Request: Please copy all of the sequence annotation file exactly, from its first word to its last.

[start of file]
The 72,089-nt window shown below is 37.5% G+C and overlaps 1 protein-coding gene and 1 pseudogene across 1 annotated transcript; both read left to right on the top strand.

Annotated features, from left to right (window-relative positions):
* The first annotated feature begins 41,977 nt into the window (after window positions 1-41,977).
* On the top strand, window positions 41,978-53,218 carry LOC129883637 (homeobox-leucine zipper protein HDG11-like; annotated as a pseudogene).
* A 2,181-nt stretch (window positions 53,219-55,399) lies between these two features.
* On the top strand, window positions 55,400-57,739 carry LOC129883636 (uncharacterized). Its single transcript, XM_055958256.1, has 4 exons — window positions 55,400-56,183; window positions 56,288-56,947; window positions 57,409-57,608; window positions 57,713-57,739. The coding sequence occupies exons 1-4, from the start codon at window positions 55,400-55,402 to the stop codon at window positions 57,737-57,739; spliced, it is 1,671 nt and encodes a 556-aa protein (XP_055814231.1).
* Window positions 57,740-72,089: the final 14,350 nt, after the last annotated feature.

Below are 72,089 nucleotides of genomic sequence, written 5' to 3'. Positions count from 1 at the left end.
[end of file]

The 72,089-nt window shown below is 37.5% G+C and overlaps 1 protein-coding gene and 1 pseudogene across 1 annotated transcript; both read left to right on the top strand.

Annotated features, from left to right (window-relative positions):
* The first annotated feature begins 41,977 nt into the window (after window positions 1-41,977).
* On the top strand, window positions 41,978-53,218 carry LOC129883637 (homeobox-leucine zipper protein HDG11-like; annotated as a pseudogene).
* A 2,181-nt stretch (window positions 53,219-55,399) lies between these two features.
* On the top strand, window positions 55,400-57,739 carry LOC129883636 (uncharacterized). Its single transcript, XM_055958256.1, has 4 exons — window positions 55,400-56,183; window positions 56,288-56,947; window positions 57,409-57,608; window positions 57,713-57,739. The coding sequence occupies exons 1-4, from the start codon at window positions 55,400-55,402 to the stop codon at window positions 57,737-57,739; spliced, it is 1,671 nt and encodes a 556-aa protein (XP_055814231.1).
* Window positions 57,740-72,089: the final 14,350 nt, after the last annotated feature.

Below are 72,089 nucleotides of genomic sequence, written 5' to 3'. Positions count from 1 at the left end.